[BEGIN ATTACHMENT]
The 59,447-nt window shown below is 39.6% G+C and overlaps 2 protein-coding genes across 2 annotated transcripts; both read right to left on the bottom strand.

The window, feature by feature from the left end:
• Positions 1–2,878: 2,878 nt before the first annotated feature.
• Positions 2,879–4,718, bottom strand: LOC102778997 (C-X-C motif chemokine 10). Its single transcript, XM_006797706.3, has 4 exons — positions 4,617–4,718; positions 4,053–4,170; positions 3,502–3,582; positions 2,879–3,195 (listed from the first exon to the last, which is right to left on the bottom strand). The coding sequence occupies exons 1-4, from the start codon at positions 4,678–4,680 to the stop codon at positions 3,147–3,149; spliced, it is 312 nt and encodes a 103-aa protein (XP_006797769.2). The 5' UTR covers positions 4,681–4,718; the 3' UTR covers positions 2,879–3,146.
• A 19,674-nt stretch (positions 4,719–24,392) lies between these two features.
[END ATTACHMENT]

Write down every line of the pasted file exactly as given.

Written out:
The 59,447-nt window shown below is 39.6% G+C and overlaps 2 protein-coding genes across 2 annotated transcripts; both read right to left on the bottom strand.

The window, feature by feature from the left end:
• Positions 1–2,878: 2,878 nt before the first annotated feature.
• Positions 2,879–4,718, bottom strand: LOC102778997 (C-X-C motif chemokine 10). Its single transcript, XM_006797706.3, has 4 exons — positions 4,617–4,718; positions 4,053–4,170; positions 3,502–3,582; positions 2,879–3,195 (listed from the first exon to the last, which is right to left on the bottom strand). The coding sequence occupies exons 1-4, from the start codon at positions 4,678–4,680 to the stop codon at positions 3,147–3,149; spliced, it is 312 nt and encodes a 103-aa protein (XP_006797769.2). The 5' UTR covers positions 4,681–4,718; the 3' UTR covers positions 2,879–3,146.
• A 19,674-nt stretch (positions 4,719–24,392) lies between these two features.